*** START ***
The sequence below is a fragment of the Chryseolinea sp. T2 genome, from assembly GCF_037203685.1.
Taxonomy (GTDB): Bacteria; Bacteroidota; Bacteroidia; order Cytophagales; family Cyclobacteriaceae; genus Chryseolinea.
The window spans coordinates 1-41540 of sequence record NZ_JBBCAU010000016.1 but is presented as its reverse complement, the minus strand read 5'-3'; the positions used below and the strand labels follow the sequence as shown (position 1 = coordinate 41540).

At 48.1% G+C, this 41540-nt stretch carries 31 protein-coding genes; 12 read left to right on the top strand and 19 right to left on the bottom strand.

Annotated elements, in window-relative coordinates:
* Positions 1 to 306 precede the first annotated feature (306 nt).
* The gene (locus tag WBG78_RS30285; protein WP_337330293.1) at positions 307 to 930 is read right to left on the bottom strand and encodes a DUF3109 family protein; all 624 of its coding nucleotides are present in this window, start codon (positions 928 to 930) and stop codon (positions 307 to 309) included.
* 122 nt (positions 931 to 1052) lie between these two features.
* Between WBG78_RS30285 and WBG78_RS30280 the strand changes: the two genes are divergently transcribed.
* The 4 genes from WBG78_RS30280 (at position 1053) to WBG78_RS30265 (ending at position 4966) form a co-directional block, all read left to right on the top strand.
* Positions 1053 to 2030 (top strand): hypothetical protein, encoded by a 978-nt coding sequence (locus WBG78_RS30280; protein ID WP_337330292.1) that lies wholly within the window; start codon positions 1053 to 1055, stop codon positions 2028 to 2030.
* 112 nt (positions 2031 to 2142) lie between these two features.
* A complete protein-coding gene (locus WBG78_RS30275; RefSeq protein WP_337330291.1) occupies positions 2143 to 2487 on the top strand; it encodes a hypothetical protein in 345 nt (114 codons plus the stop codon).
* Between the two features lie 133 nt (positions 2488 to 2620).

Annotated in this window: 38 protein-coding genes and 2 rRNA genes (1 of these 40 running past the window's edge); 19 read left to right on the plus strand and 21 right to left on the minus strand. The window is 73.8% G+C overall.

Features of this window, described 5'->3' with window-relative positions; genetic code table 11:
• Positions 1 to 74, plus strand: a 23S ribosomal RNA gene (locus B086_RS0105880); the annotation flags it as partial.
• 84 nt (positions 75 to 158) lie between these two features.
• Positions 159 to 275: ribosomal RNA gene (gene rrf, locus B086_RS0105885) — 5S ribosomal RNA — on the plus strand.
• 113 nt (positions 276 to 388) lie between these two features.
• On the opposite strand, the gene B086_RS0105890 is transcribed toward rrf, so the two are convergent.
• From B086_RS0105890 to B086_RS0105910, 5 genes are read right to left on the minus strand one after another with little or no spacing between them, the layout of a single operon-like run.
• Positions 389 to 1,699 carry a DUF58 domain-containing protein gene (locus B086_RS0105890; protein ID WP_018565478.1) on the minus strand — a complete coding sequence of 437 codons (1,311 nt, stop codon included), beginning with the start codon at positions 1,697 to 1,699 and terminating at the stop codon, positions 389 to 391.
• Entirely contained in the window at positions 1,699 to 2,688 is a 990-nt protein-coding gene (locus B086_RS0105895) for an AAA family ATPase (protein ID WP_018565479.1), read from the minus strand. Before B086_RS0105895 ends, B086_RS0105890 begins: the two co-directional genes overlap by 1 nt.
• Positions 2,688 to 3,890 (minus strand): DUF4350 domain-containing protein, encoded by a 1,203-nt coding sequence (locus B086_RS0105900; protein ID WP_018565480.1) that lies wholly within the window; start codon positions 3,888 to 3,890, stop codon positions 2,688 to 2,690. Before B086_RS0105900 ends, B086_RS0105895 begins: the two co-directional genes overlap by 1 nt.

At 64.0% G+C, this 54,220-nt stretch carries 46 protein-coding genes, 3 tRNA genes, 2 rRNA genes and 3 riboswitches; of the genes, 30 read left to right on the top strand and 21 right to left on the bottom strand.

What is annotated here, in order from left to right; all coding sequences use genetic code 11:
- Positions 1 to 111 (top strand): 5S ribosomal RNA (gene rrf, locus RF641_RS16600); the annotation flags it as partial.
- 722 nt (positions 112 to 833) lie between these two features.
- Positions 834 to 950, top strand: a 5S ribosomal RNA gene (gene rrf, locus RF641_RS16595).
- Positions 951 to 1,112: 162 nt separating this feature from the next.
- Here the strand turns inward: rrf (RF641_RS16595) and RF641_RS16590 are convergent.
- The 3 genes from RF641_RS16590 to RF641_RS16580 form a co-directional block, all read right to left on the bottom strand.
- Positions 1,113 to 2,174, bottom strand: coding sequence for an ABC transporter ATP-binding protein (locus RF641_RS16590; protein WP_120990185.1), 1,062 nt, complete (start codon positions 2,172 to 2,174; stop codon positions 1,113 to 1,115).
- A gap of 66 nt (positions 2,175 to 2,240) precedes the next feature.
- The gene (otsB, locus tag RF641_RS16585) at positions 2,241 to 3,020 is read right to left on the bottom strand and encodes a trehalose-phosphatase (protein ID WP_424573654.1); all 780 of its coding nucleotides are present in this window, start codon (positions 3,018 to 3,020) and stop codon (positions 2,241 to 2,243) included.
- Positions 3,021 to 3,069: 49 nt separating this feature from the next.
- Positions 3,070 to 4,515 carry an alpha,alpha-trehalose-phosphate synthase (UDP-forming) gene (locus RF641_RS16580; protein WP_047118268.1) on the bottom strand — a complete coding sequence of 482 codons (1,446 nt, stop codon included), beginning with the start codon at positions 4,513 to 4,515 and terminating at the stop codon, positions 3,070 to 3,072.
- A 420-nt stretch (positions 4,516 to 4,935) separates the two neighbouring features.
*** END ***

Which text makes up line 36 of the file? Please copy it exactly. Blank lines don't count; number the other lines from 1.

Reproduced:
- The gene (otsB, locus tag RF641_RS16585) at positions 2,241 to 3,020 is read right to left on the bottom strand and encodes a trehalose-phosphatase (protein ID WP_424573654.1); all 780 of its coding nucleotides are present in this window, start codon (positions 3,018 to 3,020) and stop codon (positions 2,241 to 2,243) included.